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When it comes to saving lives and minimizing health care costs, vaccinating children against infectious diseases is one of the most cost-effective public health interventions. In the United States alone, over the last 20 years childhood immunizations have prevented 322 million illnesses, 21 million hospitalizations, 732,000 deaths, and saved nearly $1.38 trillion in total societal costs.

Unfortunately, childhood vaccination programs are on the chopping block in the current administration’s 2018 budget proposal and various proposals to replace the Affordable Care Act. These vaccine programs directly affect the lives of children from every community in this nation.

Immunizing children prevents the spread of infectious disease across communities and across the nation. Even more important, it helps prevent the devastating and costly disabilities that can be caused by vaccine-preventable infections such as hepatitis B, human papillomavirus, measles, and meningitis. These include developmental delays, blindness, deafness, paralysis, amputations, and even cancer, all of which I have seen firsthand during my career as a pediatric infectious disease physician.


A core principle of the ACA is to ensure that people have access to vital preventive care services, including all recommended vaccines. To help promote that goal, the ACA called for the creation of the Prevention and Public Health Fund in 2010 to supplement core public health programs. As the largest fund for disease prevention in the federal budget, this fund provides almost $1 billion annually to the Centers for Disease Control and Prevention, accounting for about 12 percent of the CDC’s total budget.

The Prevention and Public Health Fund also provides about 45 percent of the total funding for the Section 317 federal vaccine program, which is used to buy vaccines and fund immunization programs in all 50 states. These funds also support the Vaccines for Children Program, which makes vaccines available to all children regardless of insurance status or ability to pay.


Eliminating the Prevention and Public Health Fund, which was proposed as part of the current administration’s fiscal year 2018 federal budget, would shrink existing public health initiatives at the state and local level and threaten the health of Americans, especially children.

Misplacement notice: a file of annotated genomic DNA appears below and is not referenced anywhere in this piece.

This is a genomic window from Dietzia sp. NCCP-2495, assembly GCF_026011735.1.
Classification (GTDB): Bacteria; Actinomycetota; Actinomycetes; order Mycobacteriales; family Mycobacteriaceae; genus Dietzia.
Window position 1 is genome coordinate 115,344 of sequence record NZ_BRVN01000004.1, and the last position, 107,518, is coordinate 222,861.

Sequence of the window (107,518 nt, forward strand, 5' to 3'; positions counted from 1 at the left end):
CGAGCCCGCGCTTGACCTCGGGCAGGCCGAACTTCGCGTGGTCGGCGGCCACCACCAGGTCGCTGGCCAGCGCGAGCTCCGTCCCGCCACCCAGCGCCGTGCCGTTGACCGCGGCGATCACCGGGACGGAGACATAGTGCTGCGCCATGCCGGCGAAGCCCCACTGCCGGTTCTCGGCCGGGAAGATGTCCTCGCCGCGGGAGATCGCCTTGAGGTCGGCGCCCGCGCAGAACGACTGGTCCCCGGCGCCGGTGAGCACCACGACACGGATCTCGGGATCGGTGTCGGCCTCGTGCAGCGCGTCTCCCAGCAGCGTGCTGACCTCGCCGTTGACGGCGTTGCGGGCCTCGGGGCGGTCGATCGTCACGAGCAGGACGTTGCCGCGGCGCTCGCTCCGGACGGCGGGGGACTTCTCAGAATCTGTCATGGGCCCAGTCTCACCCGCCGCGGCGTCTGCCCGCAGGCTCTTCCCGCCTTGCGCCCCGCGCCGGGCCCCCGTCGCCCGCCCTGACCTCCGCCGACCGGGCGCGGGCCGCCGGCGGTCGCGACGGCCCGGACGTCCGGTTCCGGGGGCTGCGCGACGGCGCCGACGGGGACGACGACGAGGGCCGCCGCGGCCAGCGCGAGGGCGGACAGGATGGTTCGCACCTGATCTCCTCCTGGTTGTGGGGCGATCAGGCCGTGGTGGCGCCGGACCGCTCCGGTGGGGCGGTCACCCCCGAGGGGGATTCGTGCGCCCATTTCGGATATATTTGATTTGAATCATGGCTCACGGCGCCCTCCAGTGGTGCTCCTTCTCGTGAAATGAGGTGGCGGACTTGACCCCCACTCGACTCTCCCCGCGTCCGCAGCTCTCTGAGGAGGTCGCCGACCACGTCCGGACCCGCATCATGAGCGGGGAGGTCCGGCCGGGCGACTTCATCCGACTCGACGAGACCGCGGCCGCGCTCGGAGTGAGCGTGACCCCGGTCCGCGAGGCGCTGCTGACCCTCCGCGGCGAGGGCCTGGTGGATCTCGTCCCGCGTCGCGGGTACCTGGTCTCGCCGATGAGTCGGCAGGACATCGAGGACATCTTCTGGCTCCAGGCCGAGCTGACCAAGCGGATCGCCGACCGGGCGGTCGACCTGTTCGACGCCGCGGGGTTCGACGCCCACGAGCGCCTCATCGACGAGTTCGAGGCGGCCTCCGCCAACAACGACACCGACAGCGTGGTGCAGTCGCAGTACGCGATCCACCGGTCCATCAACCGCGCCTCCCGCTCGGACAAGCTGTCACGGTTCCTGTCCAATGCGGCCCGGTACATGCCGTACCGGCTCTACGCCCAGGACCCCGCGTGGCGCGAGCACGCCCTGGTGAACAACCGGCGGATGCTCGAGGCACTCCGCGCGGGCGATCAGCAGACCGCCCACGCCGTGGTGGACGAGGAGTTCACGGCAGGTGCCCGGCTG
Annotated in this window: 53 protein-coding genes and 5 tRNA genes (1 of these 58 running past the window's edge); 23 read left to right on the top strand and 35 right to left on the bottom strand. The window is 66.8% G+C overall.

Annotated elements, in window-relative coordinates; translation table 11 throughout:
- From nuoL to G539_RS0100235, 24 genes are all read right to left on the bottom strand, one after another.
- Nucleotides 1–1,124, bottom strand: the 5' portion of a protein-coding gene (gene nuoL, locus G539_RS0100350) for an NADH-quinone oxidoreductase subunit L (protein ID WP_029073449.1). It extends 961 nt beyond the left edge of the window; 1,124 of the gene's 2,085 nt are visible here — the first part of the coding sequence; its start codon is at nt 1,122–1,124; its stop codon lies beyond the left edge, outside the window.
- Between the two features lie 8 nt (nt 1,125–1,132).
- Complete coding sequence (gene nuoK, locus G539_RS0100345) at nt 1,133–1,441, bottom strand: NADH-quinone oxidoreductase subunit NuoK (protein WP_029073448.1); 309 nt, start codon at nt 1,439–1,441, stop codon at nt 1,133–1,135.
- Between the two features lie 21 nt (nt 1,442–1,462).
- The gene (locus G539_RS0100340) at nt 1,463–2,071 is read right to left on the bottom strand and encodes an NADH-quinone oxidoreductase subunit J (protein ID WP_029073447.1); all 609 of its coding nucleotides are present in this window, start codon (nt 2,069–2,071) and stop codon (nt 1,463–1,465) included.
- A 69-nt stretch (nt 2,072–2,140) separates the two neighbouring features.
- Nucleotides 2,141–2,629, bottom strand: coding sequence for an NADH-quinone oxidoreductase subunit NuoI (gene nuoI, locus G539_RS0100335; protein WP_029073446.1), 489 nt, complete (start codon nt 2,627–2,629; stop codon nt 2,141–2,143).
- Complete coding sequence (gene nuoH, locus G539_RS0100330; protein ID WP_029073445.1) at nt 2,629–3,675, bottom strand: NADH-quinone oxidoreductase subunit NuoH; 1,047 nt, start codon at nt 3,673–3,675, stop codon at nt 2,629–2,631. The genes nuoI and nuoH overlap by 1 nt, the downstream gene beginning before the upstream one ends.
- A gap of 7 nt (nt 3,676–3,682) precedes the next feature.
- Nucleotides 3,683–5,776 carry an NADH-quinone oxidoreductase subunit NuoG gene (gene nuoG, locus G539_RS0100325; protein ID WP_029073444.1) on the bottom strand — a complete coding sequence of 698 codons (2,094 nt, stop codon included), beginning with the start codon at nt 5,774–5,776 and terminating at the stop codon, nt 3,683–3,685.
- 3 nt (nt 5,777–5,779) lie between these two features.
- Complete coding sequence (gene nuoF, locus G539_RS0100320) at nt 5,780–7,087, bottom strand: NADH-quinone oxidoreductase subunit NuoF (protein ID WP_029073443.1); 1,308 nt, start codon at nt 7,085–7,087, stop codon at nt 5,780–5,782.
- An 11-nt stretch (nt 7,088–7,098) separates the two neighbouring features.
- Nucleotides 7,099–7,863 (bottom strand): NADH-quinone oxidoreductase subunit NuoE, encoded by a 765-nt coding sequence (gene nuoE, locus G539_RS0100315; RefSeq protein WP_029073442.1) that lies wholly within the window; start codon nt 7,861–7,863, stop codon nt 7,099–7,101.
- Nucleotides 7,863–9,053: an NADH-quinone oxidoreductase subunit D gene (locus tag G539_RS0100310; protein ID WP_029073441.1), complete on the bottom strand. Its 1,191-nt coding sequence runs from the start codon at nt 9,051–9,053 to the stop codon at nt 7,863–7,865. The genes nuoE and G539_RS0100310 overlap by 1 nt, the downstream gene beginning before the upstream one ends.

Perhaps the most damaging cuts would be those proposed to Medicaid in the recent ACA repeal debate. Such drastic cuts would result in millions of adults and children losing access to insurance coverage, and therefore vaccines, over the next 10 years. Medicaid, combined with the Section 317 and Vaccines for Children programs, have helped to eliminate racial and ethnic disparities in vaccine-preventable infections in the United States.

Controlling infectious diseases takes vigilance. Measles, which once affected nearly all American children, caused swelling of the brain in about 4,000 cases of infected individuals, and killed 400 to 500 each year, now occurs far less often, thanks to vaccination. But cases still emerge regularly in the United States. These cases result in unnecessary public health costs, which are borne by taxpayers.

The Disneyland measles outbreak in 2015 was estimated to have resulted in $1.6 to $3.9 million in public health costs aimed at controlling the outbreak. There are additional costs associated with direct health care for measles. Approximately 25 percent of people who develop measles are hospitalized, with each stay averaging about $22,000. Measles can result in long-term disability and even death in about one out every 1,000 infected, generating costs that are hard to define, but that are steep for individual victims of disease, the families that care for them, and for society.

A recent study indicates how fragile our vaccine infrastructure is. Investigators in Texas and California demonstrated that a reduction in measles immunization of just 5 percent would result in triple the number of cases. These cases, like all vaccine-preventable infections, would result in real disease with real consequences, both economic and human.

The bottom line is simple: Without adequate funding, vaccinations will be less accessible, the health of our children will suffer, and the future of America — including our economy — will be compromised. No matter what legislation passes in Washington, we must safeguard existing benefits for all children including access to all recommended immunizations. If we can’t provide preventive health care for our youngest citizens today, the long-term costs for America will be higher tomorrow than we can afford.

Carrie L. Byington, M.D., is dean of the Texas A&M College of Medicine; senior vice president of the Texas A&M University Health Science Center; vice chancellor for health services at the Texas A&M University System; and chair of the American Academy of Pediatrics Committee on Infectious Diseases.